I’ve witnessed what Anjana told me so many times throughout the week. I’ve seen people stop their motorcycle to ask elderly people if they would like a ride. I’ve seen people buying food and medicine when someone requests, no questions asked. I’ve seen thousands of donated supplies coming in from across the country. Mostly, I’ve seen the initiative taken by everyday people on social media to actively seek out needs and to fill them. People scour Facebook and Twitter constantly to see who is asking for clothes, shoes, food, etc. and then deliver the requested items which they’ve either purchased themselves or gotten as a donation. Everyone is doing it. I’ve never seen anything like it – hashtags have literally changed lives. Anjana was spot-on when she said that the people were taking care of themselves…and it is pretty cool to see.

Check out some of my assembly line pics below. Day 4 tomorrow – I’m planning to go back to Nungambakkam with my high school buddies. Stay tuned!

One of the delivery trucks responsible for shipping out 150,000 cooked meals to those affected by flooding.


In this room, half of the volunteers made stacks of newspaper and butter paper (like wax paper) while the other half put rice on top and wrapped it up. All of the food is cooked on site.


People of all ages came out to help.

IMG_2770 (1)

In another room, volunteers measured and packed up uncooked dal, rice, oil, spices, etc. to send out to people so they could cook at home if they’re able.


The items were placed in these blue bags and tied closed with twine. These women were the “tires” – as was I 🙂 Tie a bag, slide it down the line.


Uncooked supply bags tied and ready to be shipped out. This team doesn’t mess around – like I mentioned above, 30,000 are going out each day!


Chennai – Day 2

I wanted to set the scene a little better as to why and how the floods happened. Chennai is a city right on the sea (this was the view from Gayatri’s terrace this morning) and tIMG_2729here are several rivers that run through the city and out to the ocean. The area I have been working, Kotturpuram, sits right on the banks of the Adyar river where there are a number of drainage reservoirs located. There are also three bridges, two of which were under construction.

According to the recommendations when the city was initially established, no one should have been allowed to construct within 80 meters from the edge of the river because it was labeled a “flood plain.” Somehow, however, the city government approved the purchase of land and the construction of houses as close as 30 meters from the water’s edge. Many of these homes belong to the upper-middle class and are quite beautiful and well-built. In addition, there are several slums set up along the riverbanks. Small dwellings constructed of palm leaves, tarps, branches, etc. fill up every available space and house entire communities. A single tent the size of a dining room table will house an average of 4-5 people. Hundreds of these were set up only meters from the water’s edge.

In the past 30 days, Chennai experienced 28 days of rain. Everything was already saturated river levels were pretty high. When the monsoon came last week, there was nowhere for all of the new water to go. Reservoirs were opened and immediately flooded. In addition, the two bridges in Kotturpuram which were under construction were weakened by the force of the water and collapsed…meaning people were trapped. When these two factors occurred, tent communities were washed away in a matter of minutes and the big houses suddenly found their ground floor under a few feet of water. The poor infrastructure of the city in general – inadequate drainage systems and clogged drain covers caused the floods to rapidly expand the entire city quickly found itself under water. Rain continued, waters rose and the rest is history.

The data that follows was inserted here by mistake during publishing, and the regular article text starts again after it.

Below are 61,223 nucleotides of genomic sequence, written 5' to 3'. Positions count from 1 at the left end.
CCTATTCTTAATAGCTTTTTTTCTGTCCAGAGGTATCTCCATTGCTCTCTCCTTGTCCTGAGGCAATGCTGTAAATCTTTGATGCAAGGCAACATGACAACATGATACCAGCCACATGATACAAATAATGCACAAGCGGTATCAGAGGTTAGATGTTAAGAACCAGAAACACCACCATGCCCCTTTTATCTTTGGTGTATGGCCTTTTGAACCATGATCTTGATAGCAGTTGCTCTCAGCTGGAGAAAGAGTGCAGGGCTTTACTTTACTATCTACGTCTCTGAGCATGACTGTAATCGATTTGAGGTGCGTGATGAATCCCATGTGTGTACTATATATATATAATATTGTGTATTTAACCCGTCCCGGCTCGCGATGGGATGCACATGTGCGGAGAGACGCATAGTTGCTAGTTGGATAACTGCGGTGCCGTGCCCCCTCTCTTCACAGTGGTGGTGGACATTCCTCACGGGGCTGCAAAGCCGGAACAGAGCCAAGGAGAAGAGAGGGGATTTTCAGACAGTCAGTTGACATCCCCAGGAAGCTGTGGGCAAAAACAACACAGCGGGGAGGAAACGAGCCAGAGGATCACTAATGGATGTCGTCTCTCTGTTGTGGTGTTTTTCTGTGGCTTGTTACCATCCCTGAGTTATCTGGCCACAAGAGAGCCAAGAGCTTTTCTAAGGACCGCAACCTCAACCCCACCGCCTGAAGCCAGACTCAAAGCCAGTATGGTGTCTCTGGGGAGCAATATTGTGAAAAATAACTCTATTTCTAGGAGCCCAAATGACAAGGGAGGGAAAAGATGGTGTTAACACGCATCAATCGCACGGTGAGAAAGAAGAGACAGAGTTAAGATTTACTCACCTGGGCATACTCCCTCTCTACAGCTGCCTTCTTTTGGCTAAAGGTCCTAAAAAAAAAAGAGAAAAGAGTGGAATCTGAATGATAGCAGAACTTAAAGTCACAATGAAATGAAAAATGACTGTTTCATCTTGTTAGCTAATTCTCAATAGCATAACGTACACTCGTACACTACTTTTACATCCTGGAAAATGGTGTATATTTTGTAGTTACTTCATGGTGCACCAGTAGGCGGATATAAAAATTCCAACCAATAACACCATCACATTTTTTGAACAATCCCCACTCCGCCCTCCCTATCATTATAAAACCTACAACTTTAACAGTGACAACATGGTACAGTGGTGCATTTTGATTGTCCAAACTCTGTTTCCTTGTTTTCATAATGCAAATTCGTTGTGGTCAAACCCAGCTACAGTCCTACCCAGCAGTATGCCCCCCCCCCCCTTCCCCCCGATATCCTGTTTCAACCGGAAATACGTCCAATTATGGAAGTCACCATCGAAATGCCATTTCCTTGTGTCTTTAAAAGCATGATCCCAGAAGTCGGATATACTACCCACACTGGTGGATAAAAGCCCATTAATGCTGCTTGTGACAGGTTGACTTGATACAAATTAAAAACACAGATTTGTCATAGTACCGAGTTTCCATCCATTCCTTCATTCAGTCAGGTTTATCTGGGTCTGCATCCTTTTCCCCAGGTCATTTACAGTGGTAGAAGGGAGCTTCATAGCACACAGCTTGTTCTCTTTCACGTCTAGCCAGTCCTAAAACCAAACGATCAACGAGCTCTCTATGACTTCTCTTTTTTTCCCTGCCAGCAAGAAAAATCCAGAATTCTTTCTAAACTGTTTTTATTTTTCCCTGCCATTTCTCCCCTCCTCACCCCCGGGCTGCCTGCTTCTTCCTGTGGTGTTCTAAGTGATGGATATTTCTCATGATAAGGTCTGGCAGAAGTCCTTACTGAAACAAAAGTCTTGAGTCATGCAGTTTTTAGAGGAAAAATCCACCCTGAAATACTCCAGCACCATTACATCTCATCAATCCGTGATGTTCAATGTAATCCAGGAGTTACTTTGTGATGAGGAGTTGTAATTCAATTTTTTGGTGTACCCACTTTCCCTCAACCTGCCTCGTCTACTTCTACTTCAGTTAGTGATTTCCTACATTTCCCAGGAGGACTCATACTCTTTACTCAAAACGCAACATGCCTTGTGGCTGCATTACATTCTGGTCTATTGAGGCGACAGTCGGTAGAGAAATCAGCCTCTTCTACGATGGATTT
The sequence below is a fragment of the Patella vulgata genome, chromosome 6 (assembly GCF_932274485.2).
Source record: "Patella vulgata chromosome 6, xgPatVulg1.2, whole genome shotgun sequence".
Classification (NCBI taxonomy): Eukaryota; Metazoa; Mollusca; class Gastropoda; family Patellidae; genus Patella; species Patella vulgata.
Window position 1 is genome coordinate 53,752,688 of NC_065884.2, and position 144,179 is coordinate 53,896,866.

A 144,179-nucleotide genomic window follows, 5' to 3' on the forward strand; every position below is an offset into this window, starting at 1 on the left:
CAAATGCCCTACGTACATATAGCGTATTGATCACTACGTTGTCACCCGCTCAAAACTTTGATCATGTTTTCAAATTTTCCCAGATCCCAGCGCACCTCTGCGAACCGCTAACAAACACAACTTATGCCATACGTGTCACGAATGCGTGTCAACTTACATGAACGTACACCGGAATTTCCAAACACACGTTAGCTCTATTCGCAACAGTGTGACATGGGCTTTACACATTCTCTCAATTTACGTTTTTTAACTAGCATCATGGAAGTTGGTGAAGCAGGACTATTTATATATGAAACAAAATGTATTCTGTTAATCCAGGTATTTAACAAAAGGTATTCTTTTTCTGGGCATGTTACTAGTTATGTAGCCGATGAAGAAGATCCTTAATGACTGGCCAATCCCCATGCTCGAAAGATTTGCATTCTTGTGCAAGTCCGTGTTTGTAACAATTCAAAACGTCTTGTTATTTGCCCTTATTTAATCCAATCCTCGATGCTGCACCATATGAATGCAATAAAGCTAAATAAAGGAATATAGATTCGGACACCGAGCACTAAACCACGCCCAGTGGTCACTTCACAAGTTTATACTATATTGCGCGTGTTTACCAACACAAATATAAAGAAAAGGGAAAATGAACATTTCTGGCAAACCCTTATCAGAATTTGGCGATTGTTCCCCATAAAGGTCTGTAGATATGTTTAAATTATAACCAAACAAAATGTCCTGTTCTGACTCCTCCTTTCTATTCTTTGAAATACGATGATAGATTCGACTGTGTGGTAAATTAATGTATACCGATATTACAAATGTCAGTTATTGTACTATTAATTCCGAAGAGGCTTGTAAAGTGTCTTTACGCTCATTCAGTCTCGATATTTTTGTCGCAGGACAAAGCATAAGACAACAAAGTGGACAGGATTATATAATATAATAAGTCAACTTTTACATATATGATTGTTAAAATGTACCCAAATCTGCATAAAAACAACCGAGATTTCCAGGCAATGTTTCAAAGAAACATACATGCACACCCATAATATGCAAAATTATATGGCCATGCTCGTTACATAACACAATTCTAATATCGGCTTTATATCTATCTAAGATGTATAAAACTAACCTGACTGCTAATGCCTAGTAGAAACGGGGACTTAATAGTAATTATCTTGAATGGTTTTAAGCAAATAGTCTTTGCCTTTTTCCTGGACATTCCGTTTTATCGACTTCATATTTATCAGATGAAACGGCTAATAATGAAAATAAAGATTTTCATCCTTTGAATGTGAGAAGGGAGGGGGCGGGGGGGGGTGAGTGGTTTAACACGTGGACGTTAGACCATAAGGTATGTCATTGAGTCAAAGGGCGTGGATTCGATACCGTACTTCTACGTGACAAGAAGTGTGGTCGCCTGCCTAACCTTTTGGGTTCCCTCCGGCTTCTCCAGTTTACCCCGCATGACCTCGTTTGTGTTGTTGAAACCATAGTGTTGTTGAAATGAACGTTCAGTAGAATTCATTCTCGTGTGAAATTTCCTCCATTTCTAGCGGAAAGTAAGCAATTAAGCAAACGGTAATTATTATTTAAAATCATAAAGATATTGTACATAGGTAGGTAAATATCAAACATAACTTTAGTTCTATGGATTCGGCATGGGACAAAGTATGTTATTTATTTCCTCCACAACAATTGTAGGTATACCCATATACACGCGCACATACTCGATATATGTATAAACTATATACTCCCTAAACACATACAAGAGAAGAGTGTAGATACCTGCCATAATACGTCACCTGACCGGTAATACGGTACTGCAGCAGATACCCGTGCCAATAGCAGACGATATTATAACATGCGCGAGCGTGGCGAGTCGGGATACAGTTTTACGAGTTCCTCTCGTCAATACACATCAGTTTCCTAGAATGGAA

Now that the flood waters have subsided questions have been raised – government officials asking why people built their homes so close to the river when this should have been prohibited and homeowners asking why the construction had been approved and signed off on by the government itself in the first place. Investigations will follow in the coming months as to what actually happened, though I doubt anyone will actually be held accountable.

Stay tuned for tomorrow – day 3, where I’ll talk about how India came together as a whole and why Chennai is so awesome. As promised, here are some photos from the past few days.

These two boys pose for the camera – they saw me surveying with my camera in hand and quickly got to action.


People start to make their way out into the streets as the waters receded in Kotturpuram


I am told that a few days ago water was over 5 feet high on this road. Waters receded enough overnight that by Monday morning it was passable.


 Just a few streets down, the neighbor had already been pumped out and trucks of volunteers were distributing goods.


Pumped out park. The water was higher than the fence two days ago. People took advantage of the much-needed sunshine and hung their clothes out to dry on the weathered fence.


These are the pumps being used to clear out the water.


This is the clinic I have been working at in Kotturpuram.